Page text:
Previous work has typically focused on the effects of thought suppression on later levels of intrusion. However, few studies have investigated what happens when someone suppresses a thought with an associated behaviour, for example, thoughts about resisting another glass of wine or spilling the hot coffee one is carrying. Critically, Baumeister and colleagues have suggested that thought suppression is frequently used to avoid behaviours as well as thoughts (Baumeister et al., 1994). The key question concerns whether a person suppressing thoughts about a behaviour will paradoxically become more likely to engage in that behaviour later. This question is important as many instances of the use of thought suppression may be in the service of behavioural goals rather than mental goals. For example,

I suppress thoughts of my attractive co-worker not to avoid thinking of her but to avoid acting on these thoughts. Furthermore, thinking of crème brûlée is not in and of itself dangerous; we suppress the crème brûlée to avoid coping with the difficult act of not eating it. This question is significant because the proposed mechanism responsible for the return of formerly suppressed thoughts should also make the behaviour (if there is an associated behaviour) more likely.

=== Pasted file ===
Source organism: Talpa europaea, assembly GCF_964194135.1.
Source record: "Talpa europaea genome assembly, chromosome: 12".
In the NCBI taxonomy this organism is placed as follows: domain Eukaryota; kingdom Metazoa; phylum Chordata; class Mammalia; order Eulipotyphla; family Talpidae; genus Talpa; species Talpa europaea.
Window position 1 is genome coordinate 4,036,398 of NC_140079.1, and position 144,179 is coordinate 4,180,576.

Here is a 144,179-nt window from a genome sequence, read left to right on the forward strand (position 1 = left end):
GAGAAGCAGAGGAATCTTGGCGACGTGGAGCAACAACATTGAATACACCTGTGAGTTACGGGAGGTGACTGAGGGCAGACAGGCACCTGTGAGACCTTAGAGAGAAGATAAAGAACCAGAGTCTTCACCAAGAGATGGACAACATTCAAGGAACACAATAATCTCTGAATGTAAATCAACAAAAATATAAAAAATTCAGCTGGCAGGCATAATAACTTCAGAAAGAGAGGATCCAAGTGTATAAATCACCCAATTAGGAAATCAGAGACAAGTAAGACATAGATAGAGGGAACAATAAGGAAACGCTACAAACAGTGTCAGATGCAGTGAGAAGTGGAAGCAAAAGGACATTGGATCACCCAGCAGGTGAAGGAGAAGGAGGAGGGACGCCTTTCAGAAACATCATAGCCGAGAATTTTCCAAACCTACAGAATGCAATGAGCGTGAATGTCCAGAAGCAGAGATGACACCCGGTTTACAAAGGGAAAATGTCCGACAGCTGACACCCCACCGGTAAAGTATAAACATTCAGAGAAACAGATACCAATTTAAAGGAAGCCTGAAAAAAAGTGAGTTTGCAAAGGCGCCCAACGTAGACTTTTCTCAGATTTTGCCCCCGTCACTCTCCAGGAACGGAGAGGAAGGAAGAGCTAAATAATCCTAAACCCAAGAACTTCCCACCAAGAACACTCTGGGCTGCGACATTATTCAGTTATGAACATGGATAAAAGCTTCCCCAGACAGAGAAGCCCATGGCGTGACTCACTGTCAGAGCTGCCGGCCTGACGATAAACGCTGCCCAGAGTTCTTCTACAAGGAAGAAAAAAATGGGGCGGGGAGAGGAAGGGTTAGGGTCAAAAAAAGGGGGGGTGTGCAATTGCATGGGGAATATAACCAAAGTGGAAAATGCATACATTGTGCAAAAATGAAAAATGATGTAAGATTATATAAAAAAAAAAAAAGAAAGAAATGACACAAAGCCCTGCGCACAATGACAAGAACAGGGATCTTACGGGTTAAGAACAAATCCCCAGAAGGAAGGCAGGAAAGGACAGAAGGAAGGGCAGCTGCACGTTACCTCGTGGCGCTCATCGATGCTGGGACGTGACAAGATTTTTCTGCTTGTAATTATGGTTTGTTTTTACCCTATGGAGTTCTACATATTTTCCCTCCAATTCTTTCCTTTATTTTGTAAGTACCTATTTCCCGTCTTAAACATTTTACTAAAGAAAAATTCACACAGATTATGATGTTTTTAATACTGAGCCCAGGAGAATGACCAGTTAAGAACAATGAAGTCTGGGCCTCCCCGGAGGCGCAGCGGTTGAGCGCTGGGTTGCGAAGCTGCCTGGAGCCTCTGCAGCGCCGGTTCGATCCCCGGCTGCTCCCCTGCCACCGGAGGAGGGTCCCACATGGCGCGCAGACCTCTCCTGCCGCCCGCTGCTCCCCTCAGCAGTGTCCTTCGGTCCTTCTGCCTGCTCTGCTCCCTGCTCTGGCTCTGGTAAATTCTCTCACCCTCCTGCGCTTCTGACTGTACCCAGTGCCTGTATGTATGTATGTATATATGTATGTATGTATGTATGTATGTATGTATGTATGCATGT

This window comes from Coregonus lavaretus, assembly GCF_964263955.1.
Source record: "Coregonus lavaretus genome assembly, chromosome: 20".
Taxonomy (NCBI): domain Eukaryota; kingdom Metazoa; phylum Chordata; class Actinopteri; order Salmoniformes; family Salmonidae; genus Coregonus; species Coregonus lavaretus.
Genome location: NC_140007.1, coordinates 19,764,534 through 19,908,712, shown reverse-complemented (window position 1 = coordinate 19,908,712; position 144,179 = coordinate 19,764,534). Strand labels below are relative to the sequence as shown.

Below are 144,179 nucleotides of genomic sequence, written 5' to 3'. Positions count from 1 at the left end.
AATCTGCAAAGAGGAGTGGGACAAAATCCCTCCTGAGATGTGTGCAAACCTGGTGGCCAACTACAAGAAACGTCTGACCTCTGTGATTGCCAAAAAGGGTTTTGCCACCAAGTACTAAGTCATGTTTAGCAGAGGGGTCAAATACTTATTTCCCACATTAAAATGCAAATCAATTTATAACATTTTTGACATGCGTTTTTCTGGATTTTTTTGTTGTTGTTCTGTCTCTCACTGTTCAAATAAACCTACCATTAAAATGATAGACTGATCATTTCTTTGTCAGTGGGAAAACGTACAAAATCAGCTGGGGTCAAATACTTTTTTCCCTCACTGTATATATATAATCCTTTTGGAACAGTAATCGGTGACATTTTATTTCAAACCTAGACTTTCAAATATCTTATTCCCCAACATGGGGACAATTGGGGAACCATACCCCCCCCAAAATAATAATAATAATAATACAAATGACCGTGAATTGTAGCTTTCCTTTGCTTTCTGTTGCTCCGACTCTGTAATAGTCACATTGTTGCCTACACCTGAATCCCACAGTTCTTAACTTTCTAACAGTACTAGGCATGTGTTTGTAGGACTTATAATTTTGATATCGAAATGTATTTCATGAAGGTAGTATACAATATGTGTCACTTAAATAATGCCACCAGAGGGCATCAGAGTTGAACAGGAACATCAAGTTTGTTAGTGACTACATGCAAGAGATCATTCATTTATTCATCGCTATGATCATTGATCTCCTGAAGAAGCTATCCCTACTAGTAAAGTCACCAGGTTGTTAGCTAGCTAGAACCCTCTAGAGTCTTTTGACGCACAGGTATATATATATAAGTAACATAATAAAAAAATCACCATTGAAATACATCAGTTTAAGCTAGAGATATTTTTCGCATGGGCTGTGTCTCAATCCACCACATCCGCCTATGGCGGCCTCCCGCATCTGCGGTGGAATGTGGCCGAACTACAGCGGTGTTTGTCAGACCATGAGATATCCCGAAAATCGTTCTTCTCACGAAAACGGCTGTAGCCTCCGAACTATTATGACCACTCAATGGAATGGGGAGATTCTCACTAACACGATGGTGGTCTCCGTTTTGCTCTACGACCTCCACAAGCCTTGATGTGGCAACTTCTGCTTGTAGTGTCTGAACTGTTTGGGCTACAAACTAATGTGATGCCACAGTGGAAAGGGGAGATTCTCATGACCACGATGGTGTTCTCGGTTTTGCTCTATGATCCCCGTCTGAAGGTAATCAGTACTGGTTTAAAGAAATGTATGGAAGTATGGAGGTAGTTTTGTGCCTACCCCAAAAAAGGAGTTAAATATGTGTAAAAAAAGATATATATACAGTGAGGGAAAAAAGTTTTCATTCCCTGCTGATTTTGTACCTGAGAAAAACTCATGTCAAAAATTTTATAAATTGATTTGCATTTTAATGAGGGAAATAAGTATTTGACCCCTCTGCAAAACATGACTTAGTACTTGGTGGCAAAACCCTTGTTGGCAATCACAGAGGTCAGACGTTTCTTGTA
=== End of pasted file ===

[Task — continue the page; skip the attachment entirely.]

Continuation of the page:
Wegner’s (1994) ironic process theory suggests that when people try to suppress thoughts this activates two distinct processes. First, it sets up an operating process that tries to create the state of mind one wants. It therefore acts to seek out contents that are in agreement with the desired state (i.e. anything other than the suppressed item). This process is deemed to be conscious and effortful, and it appears why thought suppression feels like hard work. For example when suppressing thoughts of highly craved snack food, we seek out other less dangerous thoughts to distract ourselves. However, Wegner (1994) suggests that thought suppression also sets in operation another more automatic process that he terms the monitoring process. This searches continually for thoughts indicating that one has failed the suppression task. Therefore, this process looks for the presence of the suppressed thought. This has the paradoxical effect of sensitising the mind to the very thought one is seeking to avoid, or in more cognitive terms it raises the activation level of the suppressed thought. This is problematic because many studies have now indicated that raising the accessibility of a concept by a variety of means makes it more likely that that concept will spring to mind more frequently (Bargh, 1997) and potentially be enacted (Bargh et al., 1996). Furthermore, several studies have now indicated that thought suppression directly leads the suppressed item to gain activation (Klein, 2007; Wegner & Erber, 1992).